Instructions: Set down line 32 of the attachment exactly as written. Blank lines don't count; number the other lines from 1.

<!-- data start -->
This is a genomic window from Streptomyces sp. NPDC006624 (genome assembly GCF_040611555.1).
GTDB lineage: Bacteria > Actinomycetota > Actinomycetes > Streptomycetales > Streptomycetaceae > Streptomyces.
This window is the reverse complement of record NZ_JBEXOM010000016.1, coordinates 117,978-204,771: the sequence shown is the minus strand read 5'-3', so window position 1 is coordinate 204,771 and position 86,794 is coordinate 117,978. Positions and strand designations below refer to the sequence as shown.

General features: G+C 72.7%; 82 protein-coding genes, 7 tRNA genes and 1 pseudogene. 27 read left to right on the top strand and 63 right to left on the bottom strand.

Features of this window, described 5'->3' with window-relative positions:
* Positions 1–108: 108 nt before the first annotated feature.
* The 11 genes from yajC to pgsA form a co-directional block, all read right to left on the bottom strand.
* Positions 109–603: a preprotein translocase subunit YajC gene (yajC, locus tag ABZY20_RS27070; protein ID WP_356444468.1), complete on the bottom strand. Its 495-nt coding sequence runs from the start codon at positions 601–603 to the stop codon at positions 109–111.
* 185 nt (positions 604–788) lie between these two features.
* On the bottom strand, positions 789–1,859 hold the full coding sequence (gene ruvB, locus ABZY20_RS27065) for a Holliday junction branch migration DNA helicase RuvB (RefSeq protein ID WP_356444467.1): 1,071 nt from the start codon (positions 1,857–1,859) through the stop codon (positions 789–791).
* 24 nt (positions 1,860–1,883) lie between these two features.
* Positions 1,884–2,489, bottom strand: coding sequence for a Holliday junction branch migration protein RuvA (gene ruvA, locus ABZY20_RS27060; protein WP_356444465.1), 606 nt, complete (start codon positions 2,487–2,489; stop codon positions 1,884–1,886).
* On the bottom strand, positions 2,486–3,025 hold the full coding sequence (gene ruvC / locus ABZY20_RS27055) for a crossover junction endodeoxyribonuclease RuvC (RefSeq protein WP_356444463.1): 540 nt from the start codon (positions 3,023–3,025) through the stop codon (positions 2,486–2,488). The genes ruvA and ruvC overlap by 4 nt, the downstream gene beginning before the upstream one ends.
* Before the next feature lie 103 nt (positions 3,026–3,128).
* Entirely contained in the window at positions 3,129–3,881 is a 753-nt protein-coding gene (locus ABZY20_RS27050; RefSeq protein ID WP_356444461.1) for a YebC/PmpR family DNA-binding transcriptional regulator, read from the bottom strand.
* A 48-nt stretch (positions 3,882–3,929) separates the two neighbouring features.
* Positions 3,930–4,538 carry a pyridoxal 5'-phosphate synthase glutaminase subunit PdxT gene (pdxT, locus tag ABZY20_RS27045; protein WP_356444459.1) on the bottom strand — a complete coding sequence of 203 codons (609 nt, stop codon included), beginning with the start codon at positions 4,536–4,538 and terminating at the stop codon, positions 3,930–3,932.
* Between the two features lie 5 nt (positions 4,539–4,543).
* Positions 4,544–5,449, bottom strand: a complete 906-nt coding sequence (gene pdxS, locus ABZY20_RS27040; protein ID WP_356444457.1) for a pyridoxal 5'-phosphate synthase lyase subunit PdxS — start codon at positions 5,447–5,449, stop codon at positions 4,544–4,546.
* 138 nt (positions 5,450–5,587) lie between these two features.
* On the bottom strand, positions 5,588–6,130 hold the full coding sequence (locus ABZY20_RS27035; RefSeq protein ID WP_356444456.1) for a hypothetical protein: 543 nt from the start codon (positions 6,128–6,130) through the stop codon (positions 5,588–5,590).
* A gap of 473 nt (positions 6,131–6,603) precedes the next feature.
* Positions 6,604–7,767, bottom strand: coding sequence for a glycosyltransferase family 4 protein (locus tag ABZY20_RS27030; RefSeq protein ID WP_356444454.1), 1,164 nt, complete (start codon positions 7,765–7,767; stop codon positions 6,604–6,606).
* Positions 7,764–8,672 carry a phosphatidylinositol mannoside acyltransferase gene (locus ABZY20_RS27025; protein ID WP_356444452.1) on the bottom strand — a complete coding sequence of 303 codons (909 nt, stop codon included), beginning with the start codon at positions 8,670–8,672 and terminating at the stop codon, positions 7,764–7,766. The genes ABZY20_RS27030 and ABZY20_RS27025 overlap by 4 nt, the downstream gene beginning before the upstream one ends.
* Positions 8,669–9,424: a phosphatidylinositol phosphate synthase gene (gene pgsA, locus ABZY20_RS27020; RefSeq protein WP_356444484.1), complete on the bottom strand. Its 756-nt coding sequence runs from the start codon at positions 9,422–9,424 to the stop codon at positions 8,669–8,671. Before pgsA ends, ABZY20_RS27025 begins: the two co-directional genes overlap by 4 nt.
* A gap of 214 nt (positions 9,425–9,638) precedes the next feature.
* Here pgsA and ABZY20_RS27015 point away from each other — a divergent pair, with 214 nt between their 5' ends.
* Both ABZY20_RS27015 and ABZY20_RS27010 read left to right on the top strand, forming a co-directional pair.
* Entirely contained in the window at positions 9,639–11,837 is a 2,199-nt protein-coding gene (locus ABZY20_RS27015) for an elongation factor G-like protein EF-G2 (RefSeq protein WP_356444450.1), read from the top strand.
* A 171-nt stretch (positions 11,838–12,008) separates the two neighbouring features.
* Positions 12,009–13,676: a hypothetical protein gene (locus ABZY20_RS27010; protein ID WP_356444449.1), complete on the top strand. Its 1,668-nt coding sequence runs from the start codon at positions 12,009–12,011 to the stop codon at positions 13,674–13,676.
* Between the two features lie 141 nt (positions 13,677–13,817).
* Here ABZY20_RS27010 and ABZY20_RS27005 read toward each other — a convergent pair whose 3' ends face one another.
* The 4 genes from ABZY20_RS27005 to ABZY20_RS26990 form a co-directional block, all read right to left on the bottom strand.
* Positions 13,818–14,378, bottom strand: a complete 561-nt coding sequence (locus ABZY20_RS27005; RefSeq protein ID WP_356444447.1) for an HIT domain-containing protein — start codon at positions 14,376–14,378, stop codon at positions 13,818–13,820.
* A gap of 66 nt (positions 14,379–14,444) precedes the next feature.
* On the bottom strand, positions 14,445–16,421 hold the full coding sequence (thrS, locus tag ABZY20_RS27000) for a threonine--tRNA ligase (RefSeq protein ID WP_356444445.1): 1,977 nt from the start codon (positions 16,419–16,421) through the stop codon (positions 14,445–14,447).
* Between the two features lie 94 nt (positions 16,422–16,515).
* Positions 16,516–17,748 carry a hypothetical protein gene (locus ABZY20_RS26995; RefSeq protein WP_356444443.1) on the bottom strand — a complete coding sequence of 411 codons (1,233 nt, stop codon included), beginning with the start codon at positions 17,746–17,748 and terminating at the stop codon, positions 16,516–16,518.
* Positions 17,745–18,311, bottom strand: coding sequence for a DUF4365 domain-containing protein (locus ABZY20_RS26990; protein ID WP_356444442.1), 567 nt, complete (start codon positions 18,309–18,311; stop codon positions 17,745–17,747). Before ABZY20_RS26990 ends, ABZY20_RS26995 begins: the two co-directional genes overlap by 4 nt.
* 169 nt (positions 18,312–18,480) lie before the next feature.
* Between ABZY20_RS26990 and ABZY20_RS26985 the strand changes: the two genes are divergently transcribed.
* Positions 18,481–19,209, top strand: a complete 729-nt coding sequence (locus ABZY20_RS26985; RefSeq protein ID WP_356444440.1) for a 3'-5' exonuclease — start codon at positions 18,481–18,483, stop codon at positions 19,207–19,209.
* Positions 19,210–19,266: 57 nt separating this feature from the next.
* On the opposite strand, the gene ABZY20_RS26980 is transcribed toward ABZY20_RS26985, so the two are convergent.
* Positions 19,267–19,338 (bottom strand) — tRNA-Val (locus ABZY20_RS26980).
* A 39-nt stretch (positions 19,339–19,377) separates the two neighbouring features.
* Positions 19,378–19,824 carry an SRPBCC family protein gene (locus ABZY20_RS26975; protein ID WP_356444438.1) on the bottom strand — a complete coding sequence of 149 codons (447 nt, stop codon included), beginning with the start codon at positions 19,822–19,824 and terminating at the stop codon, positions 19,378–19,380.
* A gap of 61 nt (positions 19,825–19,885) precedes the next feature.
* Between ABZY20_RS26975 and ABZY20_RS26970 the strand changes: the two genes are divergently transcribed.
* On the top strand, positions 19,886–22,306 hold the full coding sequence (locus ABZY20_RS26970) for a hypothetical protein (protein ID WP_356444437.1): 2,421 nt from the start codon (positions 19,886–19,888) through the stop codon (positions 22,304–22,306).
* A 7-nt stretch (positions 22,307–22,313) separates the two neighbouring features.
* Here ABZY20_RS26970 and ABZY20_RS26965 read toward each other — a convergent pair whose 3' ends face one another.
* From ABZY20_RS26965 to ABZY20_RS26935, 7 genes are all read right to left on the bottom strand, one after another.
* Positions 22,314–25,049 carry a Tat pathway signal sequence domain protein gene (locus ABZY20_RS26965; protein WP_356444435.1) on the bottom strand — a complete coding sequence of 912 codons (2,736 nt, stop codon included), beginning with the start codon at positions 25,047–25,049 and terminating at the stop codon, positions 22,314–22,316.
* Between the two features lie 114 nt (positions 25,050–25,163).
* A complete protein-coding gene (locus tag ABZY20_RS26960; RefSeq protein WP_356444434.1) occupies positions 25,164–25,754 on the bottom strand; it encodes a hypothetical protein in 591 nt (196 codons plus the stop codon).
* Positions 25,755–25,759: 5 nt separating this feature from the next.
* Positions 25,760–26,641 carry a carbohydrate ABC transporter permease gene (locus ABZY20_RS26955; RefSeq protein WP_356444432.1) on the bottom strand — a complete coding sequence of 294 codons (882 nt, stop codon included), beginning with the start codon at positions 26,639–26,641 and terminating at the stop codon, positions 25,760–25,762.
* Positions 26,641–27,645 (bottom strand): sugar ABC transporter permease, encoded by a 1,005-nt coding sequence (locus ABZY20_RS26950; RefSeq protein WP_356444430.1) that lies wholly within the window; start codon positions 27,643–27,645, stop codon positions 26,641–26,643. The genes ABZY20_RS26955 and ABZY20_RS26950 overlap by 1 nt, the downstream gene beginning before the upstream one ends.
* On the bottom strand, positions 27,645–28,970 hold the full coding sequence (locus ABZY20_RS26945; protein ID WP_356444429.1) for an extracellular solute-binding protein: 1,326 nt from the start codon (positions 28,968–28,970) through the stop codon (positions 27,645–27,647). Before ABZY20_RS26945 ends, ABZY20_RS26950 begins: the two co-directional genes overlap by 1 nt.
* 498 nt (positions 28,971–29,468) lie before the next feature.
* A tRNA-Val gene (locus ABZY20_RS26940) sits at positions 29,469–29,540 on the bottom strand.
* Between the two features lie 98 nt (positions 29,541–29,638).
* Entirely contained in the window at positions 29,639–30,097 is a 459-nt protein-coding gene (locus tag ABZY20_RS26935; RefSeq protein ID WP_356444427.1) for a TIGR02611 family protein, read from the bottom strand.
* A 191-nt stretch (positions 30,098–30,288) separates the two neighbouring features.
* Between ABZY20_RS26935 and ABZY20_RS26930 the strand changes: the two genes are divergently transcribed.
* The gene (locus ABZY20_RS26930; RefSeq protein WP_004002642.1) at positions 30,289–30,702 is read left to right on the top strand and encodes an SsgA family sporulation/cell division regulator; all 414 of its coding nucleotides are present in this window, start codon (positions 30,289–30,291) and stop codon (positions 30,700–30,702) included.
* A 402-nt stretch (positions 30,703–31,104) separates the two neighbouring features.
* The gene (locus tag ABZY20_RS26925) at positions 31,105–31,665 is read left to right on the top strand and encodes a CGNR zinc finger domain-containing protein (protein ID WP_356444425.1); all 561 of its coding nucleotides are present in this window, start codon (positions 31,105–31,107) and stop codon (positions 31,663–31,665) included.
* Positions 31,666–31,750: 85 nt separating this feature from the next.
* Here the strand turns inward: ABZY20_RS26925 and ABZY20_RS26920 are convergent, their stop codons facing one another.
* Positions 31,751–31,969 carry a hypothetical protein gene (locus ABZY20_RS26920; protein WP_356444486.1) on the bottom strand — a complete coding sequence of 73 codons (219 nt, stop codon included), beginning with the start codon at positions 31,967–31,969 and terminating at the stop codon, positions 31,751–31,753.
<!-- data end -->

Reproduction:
* Between the two features lie 141 nt (positions 13,677–13,817).